MARINE SYSTEMS 20
SUMMARY 24 FOREWORD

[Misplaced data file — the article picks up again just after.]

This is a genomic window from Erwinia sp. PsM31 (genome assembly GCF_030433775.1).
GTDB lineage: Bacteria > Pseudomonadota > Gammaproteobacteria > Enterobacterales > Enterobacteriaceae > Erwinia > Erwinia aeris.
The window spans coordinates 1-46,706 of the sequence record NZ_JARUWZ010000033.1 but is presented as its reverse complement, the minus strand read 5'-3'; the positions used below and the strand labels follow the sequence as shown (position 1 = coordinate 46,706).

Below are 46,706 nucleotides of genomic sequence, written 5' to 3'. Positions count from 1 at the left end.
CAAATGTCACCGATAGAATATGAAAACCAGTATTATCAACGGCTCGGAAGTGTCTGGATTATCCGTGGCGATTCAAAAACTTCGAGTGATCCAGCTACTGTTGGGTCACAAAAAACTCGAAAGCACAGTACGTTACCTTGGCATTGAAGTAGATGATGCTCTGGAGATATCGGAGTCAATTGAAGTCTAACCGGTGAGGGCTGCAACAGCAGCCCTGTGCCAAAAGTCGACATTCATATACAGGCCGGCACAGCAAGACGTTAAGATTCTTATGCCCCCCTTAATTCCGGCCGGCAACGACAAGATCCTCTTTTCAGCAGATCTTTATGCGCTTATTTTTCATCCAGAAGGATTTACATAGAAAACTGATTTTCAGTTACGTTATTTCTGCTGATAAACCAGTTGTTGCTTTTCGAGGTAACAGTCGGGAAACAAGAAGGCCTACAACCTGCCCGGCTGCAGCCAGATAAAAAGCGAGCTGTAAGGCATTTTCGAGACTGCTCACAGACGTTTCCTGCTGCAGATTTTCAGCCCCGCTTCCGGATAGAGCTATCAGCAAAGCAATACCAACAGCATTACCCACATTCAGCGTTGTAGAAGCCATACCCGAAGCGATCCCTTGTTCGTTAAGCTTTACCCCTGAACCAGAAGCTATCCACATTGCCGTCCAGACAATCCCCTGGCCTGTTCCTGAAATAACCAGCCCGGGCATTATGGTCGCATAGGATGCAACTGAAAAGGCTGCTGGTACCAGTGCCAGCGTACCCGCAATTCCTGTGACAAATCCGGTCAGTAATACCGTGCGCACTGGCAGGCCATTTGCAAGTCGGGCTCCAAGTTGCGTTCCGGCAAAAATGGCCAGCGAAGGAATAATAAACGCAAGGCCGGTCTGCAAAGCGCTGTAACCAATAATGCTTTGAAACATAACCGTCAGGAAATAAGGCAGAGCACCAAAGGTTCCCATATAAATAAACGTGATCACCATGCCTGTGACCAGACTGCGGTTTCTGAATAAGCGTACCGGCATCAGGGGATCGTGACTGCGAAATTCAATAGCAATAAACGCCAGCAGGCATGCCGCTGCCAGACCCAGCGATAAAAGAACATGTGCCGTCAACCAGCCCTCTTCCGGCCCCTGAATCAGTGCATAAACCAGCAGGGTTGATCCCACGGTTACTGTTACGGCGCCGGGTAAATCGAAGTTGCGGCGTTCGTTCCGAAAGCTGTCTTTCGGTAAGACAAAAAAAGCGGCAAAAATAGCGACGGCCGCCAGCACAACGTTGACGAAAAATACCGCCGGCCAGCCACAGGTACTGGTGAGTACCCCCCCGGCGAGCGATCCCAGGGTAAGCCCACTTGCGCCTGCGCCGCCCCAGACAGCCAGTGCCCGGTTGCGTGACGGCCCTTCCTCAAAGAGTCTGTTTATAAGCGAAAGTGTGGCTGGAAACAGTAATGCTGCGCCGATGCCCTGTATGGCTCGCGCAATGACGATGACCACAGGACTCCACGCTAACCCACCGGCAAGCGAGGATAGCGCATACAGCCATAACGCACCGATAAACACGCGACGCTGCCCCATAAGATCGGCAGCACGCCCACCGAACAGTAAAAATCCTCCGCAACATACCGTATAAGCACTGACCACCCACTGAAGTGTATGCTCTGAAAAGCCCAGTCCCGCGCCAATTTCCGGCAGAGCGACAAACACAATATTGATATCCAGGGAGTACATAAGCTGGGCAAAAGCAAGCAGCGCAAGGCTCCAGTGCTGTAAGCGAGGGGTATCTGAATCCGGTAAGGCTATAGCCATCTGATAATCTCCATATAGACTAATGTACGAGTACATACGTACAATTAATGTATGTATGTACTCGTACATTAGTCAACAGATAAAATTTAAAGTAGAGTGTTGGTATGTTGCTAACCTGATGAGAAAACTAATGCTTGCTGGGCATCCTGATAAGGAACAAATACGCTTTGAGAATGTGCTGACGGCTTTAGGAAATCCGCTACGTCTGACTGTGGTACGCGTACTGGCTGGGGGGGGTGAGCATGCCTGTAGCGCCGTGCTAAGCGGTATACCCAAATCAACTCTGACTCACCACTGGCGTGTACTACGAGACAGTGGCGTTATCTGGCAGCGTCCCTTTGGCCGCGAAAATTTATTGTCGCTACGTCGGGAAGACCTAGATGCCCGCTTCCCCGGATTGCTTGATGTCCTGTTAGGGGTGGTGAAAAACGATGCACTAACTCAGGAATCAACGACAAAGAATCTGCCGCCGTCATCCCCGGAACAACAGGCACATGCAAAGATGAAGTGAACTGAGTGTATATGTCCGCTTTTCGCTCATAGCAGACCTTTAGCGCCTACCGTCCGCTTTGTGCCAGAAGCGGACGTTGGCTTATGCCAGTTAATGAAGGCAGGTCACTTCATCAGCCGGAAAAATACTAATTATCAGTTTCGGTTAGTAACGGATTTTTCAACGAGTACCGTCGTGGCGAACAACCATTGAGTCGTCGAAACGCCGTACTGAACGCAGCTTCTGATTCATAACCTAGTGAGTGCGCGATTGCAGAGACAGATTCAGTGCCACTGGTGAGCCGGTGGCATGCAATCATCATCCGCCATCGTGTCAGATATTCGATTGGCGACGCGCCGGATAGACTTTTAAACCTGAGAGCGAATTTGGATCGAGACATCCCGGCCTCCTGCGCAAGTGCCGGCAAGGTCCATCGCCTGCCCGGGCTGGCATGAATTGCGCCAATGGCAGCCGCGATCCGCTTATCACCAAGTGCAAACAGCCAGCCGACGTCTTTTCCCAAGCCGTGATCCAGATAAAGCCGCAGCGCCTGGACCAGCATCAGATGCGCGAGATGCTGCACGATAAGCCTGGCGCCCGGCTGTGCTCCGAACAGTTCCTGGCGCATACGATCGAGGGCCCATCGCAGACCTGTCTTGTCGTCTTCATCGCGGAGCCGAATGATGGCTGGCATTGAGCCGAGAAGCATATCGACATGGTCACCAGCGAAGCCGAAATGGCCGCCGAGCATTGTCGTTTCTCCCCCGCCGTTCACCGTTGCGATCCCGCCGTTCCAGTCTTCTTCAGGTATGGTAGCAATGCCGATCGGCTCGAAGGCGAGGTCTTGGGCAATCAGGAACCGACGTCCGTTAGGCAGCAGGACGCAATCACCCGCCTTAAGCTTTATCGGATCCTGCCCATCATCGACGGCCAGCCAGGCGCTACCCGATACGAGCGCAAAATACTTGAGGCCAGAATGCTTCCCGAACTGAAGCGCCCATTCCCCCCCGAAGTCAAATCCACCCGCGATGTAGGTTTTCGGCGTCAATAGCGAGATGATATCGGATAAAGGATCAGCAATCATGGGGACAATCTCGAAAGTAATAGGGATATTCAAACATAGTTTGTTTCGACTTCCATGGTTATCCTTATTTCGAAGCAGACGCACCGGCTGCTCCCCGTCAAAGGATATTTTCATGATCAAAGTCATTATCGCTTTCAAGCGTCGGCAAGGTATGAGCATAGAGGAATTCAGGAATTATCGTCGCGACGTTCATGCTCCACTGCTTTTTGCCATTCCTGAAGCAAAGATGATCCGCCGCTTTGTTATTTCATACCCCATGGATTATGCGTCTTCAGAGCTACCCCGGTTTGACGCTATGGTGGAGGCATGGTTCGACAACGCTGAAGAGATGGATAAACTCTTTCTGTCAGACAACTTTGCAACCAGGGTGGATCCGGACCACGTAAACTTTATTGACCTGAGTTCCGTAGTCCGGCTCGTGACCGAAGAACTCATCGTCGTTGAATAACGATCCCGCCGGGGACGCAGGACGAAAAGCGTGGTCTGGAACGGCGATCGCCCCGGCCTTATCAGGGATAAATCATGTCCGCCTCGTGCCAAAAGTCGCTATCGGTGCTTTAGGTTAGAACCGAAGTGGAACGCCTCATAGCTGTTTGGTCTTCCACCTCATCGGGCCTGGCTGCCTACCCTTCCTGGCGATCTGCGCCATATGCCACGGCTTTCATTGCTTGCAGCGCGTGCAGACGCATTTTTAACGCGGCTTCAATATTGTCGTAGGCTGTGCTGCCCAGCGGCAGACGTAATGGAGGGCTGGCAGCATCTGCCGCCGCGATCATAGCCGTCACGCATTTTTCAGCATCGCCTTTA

New Zealand’s close association with Antarctica began more These directions and priorities will guide all New Zealand than 100 years ago when explorers and scientists left New government funded research in Antarctica and the Southern Zealand ports to explore Antarctica and make their way to Ocean and will ensure the science contributes to New the Pole. In 1923, New Zealand claimed sovereignty over the Zealand’s wider interests. The science will help us to Ross Dependency. In 1957, Scott Base was established by understand Antarctica’s role in the global climate and Sir Edmund Hillary to support the Commonwealth Trans- impact of global changes on Antarctica; they will improve Antarctic Expedition and became a permanent station for knowledge about inland and coastal ecosystems and scientific research. In 1959, New Zealand was one of the 12 enable us to better protect them; and they will improve the original signatories to the Antarctic Treaty. We subsequently conservation and management of living resources in the became party to other related agreements that make up the oceans around Antarctica. Antarctic Treaty System. Antarctica is a unique and fragile environment. It is also Since 1957, New Zealand research programmes in Antarctica part of our heritage and part of our future as New Zealanders. have underpinned New Zealand’s interests in Antarctica As the key Ministers responsible for New Zealand’s by providing a credible presence in the Ross Dependency, investment in Antarctic and Southern Ocean science, we by contributing to the protection of the unique Antarctic expect that the science undertaken within this framework environment, and by supporting the Antarctic Treaty System. will contribute to the protection and wise stewardship of the continent and surrounding environs. We encourage all those There is worldwide interest in the Antarctic research involved in the implementation of this framework to be guided programmes led by our scientists, and we collaborate with by its priorities and directions to ensure we deliver the best many international science teams. The logistical support science outcomes we can for the benefit of New Zealanders for our science also draws on international collaboration; and the wider international community who share our New Zealand pools logistics with the US and Italian Antarctic fascination with this special part of the world. programmes which use Christchurch as their gateway to Antarctica and this collaboration is an important strand to New Zealand’s relationships with both these countries.